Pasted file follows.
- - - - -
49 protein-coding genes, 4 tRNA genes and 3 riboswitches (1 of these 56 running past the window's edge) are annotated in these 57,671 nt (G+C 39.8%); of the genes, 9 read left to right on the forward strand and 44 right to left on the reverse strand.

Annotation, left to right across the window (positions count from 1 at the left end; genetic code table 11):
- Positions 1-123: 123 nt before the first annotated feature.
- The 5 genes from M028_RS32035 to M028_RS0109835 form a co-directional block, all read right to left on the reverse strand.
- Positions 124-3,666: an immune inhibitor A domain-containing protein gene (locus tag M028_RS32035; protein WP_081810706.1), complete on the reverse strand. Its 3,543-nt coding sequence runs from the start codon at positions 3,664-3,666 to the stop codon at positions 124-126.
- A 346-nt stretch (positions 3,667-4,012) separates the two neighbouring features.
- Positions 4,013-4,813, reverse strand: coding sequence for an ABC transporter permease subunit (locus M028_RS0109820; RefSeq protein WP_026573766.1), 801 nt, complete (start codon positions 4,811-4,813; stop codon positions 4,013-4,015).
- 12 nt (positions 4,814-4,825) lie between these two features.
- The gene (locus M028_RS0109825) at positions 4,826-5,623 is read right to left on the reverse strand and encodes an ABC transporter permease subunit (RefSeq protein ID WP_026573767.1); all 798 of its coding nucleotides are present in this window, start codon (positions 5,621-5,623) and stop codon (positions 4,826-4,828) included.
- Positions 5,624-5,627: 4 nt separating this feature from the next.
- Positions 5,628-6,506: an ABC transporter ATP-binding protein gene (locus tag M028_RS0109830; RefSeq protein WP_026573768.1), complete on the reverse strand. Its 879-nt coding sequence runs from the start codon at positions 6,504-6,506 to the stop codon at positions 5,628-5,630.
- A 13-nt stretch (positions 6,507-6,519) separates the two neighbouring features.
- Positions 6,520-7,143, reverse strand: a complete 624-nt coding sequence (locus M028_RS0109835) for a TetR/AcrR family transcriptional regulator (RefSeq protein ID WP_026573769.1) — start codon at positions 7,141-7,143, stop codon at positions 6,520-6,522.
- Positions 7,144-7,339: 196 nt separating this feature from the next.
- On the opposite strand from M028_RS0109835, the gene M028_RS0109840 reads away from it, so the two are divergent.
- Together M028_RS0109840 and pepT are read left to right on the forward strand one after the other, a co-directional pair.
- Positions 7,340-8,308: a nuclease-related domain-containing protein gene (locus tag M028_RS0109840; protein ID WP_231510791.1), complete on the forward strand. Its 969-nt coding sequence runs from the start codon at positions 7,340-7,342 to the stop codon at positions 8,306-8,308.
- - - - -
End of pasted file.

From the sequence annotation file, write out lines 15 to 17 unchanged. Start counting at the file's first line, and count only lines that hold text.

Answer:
- On the opposite strand from M028_RS0109835, the gene M028_RS0109840 reads away from it, so the two are divergent.
- Together M028_RS0109840 and pepT are read left to right on the forward strand one after the other, a co-directional pair.
- Positions 7,340-8,308: a nuclease-related domain-containing protein gene (locus tag M028_RS0109840; protein ID WP_231510791.1), complete on the forward strand. Its 969-nt coding sequence runs from the start codon at positions 7,340-7,342 to the stop codon at positions 8,306-8,308.